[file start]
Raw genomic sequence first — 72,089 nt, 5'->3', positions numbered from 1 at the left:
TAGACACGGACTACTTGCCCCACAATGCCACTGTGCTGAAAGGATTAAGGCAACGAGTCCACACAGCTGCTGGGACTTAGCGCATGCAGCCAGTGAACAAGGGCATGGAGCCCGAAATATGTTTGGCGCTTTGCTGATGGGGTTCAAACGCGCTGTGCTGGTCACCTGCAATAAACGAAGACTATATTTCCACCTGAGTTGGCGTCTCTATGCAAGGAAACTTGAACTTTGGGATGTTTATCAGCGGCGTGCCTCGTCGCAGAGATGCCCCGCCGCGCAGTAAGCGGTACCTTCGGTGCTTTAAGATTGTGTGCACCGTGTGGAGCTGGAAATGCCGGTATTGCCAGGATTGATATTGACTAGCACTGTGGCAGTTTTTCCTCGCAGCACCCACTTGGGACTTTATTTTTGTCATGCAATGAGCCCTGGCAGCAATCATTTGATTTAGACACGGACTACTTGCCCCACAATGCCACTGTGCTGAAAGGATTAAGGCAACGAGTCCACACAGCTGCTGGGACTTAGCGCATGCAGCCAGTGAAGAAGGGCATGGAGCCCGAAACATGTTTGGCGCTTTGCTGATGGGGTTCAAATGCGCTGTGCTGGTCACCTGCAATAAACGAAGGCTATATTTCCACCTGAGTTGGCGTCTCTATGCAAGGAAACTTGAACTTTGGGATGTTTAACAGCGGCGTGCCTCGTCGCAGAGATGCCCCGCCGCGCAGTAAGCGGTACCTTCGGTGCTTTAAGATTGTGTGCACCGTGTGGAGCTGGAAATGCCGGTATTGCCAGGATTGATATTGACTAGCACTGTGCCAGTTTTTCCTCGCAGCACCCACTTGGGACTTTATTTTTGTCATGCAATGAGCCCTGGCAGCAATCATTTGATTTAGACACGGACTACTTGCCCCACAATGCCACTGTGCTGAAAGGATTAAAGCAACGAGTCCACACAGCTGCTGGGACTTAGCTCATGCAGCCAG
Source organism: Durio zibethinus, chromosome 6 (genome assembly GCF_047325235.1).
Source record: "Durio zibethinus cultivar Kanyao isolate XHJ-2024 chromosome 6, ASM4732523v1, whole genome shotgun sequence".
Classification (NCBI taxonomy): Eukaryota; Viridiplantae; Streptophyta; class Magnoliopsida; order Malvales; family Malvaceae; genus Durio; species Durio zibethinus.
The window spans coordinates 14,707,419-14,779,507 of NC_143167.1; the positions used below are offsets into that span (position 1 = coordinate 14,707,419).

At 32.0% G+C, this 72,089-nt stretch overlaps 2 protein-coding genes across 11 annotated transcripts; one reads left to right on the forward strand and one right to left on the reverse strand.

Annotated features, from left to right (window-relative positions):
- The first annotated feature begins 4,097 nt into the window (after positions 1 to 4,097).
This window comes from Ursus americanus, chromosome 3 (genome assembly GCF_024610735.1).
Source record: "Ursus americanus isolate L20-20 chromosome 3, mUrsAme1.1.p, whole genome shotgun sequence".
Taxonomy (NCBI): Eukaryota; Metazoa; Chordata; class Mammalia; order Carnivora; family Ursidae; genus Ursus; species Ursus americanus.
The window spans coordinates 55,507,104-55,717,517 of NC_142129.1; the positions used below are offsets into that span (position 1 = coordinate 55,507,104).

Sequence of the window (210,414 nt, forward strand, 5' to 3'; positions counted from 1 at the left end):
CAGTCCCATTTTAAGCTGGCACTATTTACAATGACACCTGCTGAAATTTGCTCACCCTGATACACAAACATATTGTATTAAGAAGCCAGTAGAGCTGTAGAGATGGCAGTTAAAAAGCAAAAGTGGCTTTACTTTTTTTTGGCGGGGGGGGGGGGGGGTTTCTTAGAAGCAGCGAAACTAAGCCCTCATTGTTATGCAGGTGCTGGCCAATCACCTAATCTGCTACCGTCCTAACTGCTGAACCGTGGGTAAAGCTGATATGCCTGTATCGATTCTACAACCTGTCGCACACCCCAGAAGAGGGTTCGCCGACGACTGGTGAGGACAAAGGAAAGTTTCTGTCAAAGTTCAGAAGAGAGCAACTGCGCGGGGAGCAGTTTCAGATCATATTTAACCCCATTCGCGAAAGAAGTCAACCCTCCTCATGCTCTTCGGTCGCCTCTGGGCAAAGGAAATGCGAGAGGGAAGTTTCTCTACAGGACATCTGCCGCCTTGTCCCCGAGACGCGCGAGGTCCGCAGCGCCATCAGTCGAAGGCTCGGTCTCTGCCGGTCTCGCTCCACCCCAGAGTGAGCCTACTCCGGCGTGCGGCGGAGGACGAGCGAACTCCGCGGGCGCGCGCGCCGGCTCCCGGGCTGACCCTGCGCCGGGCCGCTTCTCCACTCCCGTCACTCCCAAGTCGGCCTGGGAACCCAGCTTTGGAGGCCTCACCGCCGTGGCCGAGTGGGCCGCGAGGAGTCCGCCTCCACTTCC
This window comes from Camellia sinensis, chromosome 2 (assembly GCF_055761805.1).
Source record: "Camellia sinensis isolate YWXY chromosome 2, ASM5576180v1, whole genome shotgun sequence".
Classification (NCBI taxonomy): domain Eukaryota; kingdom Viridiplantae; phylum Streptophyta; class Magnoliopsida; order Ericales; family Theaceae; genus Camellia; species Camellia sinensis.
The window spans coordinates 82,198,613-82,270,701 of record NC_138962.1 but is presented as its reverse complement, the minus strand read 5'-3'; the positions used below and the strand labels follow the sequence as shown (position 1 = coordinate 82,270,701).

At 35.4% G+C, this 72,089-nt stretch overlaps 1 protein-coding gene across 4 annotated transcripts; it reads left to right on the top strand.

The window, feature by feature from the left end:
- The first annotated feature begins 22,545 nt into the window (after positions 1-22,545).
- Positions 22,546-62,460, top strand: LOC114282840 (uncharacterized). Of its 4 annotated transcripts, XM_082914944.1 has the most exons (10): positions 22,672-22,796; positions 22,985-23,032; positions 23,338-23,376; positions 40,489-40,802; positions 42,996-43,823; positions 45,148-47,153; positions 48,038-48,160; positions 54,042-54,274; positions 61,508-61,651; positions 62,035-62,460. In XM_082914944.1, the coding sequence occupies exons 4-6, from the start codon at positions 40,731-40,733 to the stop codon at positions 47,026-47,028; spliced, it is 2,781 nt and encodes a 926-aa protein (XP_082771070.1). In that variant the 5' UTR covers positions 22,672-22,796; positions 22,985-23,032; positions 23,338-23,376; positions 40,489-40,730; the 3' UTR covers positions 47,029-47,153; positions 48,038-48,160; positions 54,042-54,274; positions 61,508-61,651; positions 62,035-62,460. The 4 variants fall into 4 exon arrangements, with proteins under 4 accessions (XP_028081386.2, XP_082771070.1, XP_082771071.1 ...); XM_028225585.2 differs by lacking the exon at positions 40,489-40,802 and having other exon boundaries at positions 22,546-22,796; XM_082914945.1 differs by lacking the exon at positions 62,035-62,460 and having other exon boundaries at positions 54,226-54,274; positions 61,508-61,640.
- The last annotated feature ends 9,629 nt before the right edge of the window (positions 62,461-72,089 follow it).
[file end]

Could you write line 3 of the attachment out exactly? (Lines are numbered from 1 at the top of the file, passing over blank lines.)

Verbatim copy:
Source organism: Durio zibethinus, chromosome 6 (genome assembly GCF_047325235.1).